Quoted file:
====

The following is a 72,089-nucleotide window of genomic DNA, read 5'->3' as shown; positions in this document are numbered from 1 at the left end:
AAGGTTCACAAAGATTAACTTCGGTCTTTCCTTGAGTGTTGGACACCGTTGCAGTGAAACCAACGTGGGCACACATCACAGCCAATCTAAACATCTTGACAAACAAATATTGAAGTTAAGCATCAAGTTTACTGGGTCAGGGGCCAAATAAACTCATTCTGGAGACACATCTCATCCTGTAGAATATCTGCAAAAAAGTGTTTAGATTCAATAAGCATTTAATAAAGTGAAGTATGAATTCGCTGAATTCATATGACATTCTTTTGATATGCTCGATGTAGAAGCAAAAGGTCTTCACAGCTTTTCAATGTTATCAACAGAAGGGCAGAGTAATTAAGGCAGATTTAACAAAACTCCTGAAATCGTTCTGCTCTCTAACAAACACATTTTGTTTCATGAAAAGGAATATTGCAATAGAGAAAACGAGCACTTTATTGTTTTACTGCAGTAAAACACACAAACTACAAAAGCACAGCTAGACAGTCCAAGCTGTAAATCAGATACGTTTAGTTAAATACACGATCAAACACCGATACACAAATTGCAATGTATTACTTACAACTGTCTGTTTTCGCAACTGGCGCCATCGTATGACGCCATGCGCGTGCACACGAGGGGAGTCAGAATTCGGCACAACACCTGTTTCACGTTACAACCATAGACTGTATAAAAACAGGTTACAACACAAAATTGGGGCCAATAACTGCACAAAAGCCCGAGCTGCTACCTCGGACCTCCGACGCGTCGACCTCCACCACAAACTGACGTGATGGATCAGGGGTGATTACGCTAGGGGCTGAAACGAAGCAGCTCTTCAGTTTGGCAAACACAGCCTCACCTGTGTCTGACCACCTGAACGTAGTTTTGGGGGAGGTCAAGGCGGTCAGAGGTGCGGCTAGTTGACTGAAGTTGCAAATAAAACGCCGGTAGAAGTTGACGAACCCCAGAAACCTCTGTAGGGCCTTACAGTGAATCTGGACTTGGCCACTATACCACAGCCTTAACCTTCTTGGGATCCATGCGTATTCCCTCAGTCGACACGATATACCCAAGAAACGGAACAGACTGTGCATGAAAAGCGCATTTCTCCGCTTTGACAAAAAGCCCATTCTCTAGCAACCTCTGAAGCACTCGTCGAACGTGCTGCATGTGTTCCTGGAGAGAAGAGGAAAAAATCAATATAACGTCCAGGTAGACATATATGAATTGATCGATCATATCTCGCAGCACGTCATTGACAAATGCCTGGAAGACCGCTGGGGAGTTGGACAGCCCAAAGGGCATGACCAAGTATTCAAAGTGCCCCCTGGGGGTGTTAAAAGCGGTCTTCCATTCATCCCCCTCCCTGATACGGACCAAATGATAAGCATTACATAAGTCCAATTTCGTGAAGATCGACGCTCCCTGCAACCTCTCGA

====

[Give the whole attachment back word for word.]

The following is a 72,089-nucleotide window of genomic DNA, read 5'->3' as shown; positions in this document are numbered from 1 at the left end:
AAGGTTCACAAAGATTAACTTCGGTCTTTCCTTGAGTGTTGGACACCGTTGCAGTGAAACCAACGTGGGCACACATCACAGCCAATCTAAACATCTTGACAAACAAATATTGAAGTTAAGCATCAAGTTTACTGGGTCAGGGGCCAAATAAACTCATTCTGGAGACACATCTCATCCTGTAGAATATCTGCAAAAAAGTGTTTAGATTCAATAAGCATTTAATAAAGTGAAGTATGAATTCGCTGAATTCATATGACATTCTTTTGATATGCTCGATGTAGAAGCAAAAGGTCTTCACAGCTTTTCAATGTTATCAACAGAAGGGCAGAGTAATTAAGGCAGATTTAACAAAACTCCTGAAATCGTTCTGCTCTCTAACAAACACATTTTGTTTCATGAAAAGGAATATTGCAATAGAGAAAACGAGCACTTTATTGTTTTACTGCAGTAAAACACACAAACTACAAAAGCACAGCTAGACAGTCCAAGCTGTAAATCAGATACGTTTAGTTAAATACACGATCAAACACCGATACACAAATTGCAATGTATTACTTACAACTGTCTGTTTTCGCAACTGGCGCCATCGTATGACGCCATGCGCGTGCACACGAGGGGAGTCAGAATTCGGCACAACACCTGTTTCACGTTACAACCATAGACTGTATAAAAACAGGTTACAACACAAAATTGGGGCCAATAACTGCACAAAAGCCCGAGCTGCTACCTCGGACCTCCGACGCGTCGACCTCCACCACAAACTGACGTGATGGATCAGGGGTGATTACGCTAGGGGCTGAAACGAAGCAGCTCTTCAGTTTGGCAAACACAGCCTCACCTGTGTCTGACCACCTGAACGTAGTTTTGGGGGAGGTCAAGGCGGTCAGAGGTGCGGCTAGTTGACTGAAGTTGCAAATAAAACGCCGGTAGAAGTTGACGAACCCCAGAAACCTCTGTAGGGCCTTACAGTGAATCTGGACTTGGCCACTATACCACAGCCTTAACCTTCTTGGGATCCATGCGTATTCCCTCAGTCGACACGATATACCCAAGAAACGGAACAGACTGTGCATGAAAAGCGCATTTCTCCGCTTTGACAAAAAGCCCATTCTCTAGCAACCTCTGAAGCACTCGTCGAACGTGCTGCATGTGTTCCTGGAGAGAAGAGGAAAAAATCAATATAACGTCCAGGTAGACATATATGAATTGATCGATCATATCTCGCAGCACGTCATTGACAAATGCCTGGAAGACCGCTGGGGAGTTGGACAGCCCAAAGGGCATGACCAAGTATTCAAAGTGCCCCCTGGGGGTGTTAAAAGCGGTCTTCCATTCATCCCCCTCCCTGATACGGACCAAATGATAAGCATTACATAAGTCCAATTTCGTGAAGATCGACGCTCCCTGCAACCTCTCGA